My Lawnmower Forum banner
1 - 9 of 9 Posts

·
Registered
Joined
·
88 Posts
Discussion Starter · #1 · (Edited)
My Craftsman lawn tractor seems to not be able to hold a charge on the battery. I charge the battery and overnight it drains and won't even turn the motor over. I assume there is a short somewhere that keeps draining the battery, where do I start looking?!?

Edit - It is a brand new battery as of last fall.
 

·
Senior Member
Joined
·
1,329 Posts
Steve, befor I would go to searching for a short in the wiring, I would take the Batt. to a parts store and have them do a pull on it. Then you will know for sure if the batt. is good or not. The batt. might have the short in it. Good luck , Doc
 

·
Registered
Joined
·
88 Posts
Discussion Starter · #3 ·
I'd think that could be a problem if I hadn't had a problem with the last battery too. It wouldn't hurt to have it checked though.
 

·
Senior Member
Joined
·
1,329 Posts
If your not in a hurry, disconnect the batt. charge it then connect it back up tommorow and see if it lost its charge over night.
 

·
Premium Member
Joined
·
601 Posts
If you are getting "never start" batterys, that's why every one has a problem :bag:
 

·
Ret. Moderator
Joined
·
498 Posts
Change your battery terminal ends ... I just went through the same thing with my Scag .
 

·
Registered
Joined
·
59 Posts
Two batteries in a row?

Something isn't shutting off. I would test the diode on the engine stator output line (or lines). From your description, it's not an issue with the battery failing to charge, but instead is getting run down overnight. If the diode on the stator / alternator feed wire is blown, there will be nothing to keep juice from running back from the battery to the stator (and thence to ground) when the engine is off. It forms a circuit just as if you had left the lights on all night.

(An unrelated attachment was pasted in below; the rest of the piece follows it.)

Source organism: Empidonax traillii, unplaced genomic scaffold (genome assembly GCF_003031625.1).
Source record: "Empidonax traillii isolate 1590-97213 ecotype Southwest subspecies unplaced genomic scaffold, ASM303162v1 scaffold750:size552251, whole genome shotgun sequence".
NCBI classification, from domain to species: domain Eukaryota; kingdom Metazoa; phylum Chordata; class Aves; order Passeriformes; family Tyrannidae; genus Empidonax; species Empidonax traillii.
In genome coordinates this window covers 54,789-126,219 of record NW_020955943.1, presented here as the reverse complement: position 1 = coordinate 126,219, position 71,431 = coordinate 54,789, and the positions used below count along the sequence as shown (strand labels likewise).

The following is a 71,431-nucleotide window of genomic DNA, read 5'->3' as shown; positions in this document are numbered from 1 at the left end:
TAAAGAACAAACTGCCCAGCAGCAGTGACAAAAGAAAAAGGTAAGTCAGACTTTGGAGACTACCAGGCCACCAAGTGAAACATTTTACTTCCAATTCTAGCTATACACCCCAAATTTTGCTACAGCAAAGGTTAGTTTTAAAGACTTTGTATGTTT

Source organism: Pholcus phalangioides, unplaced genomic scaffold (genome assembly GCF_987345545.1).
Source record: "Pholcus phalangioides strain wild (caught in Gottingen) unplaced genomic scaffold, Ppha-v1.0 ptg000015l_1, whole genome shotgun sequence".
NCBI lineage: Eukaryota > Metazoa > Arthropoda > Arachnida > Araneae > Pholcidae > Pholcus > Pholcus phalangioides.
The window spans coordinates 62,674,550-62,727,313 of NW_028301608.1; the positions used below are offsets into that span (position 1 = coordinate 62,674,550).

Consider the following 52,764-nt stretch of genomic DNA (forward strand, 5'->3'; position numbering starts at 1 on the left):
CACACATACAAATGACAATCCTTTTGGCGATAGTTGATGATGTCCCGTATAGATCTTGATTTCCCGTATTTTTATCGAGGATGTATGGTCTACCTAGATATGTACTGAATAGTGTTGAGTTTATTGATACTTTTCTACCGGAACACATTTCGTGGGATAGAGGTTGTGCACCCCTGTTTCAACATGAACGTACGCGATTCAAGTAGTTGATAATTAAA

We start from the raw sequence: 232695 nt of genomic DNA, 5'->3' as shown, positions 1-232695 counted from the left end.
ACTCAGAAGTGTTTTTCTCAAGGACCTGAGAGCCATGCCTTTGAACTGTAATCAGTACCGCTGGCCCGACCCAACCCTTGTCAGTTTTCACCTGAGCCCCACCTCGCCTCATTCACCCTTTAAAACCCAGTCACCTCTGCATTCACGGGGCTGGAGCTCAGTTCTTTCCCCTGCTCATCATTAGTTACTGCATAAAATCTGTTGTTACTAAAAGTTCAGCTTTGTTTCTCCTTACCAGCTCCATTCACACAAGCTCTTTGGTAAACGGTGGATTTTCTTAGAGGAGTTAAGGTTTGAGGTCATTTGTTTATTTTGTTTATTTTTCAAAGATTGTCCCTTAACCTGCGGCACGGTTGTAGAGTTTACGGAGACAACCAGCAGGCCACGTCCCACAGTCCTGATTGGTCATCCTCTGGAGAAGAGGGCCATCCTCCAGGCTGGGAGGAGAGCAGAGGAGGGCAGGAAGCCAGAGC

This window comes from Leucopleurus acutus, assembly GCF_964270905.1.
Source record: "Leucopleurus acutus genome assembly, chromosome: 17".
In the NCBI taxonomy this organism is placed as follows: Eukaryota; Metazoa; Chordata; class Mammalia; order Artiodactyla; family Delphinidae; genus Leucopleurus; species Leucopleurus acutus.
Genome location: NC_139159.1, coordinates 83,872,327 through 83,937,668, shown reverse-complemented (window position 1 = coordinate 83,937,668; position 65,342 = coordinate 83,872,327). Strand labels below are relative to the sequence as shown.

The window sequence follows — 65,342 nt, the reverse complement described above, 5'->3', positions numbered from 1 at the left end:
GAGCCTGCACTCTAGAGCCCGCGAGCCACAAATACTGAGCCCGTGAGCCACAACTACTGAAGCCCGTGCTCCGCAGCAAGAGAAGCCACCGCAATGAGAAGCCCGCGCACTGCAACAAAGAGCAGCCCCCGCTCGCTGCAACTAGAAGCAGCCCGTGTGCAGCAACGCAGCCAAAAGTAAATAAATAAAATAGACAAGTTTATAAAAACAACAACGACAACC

With heavier amperage alternators, you may find two wires coming from the stator, not one. Either way, the diode in the line serves as a rectifier and will change the AC to DC current by preventing the current from moving in both directions. It might be part of the voltage regulator, depending on the design.
 

·
Registered
Joined
·
88 Posts
Discussion Starter · #9 ·
Two batteries in a row?

Something isn't shutting off. I would test the diode on the engine stator output line (or lines). From your description, it's not an issue with the battery failing to charge, but instead is getting run down overnight. If the diode on the stator / alternator feed wire is blown, there will be nothing to keep juice from running back from the battery to the stator (and thence to ground) when the engine is off. It forms a circuit just as if you had left the lights on all night.

With heavier amperage alternators, you may find two wires coming from the stator, not one. Either way, the diode in the line serves as a rectifier and will change the AC to DC current by preventing the current from moving in both directions. It might be part of the voltage regulator, depending on the design.
^^^ This...

I'd bet money this is the problem. When I shut the mower off I look at the needle and it looks like it takes a small dip BACKWARDS when I turn off the key so it makes sense. I'll have a look at it in the near future, hopefully it's an easy fix.
I have read all the responses and there are a couple other things I'll check too but I bet this is the culprit. Thanks for the help all - I'll report back my findings.
 
1 - 9 of 9 Posts
Top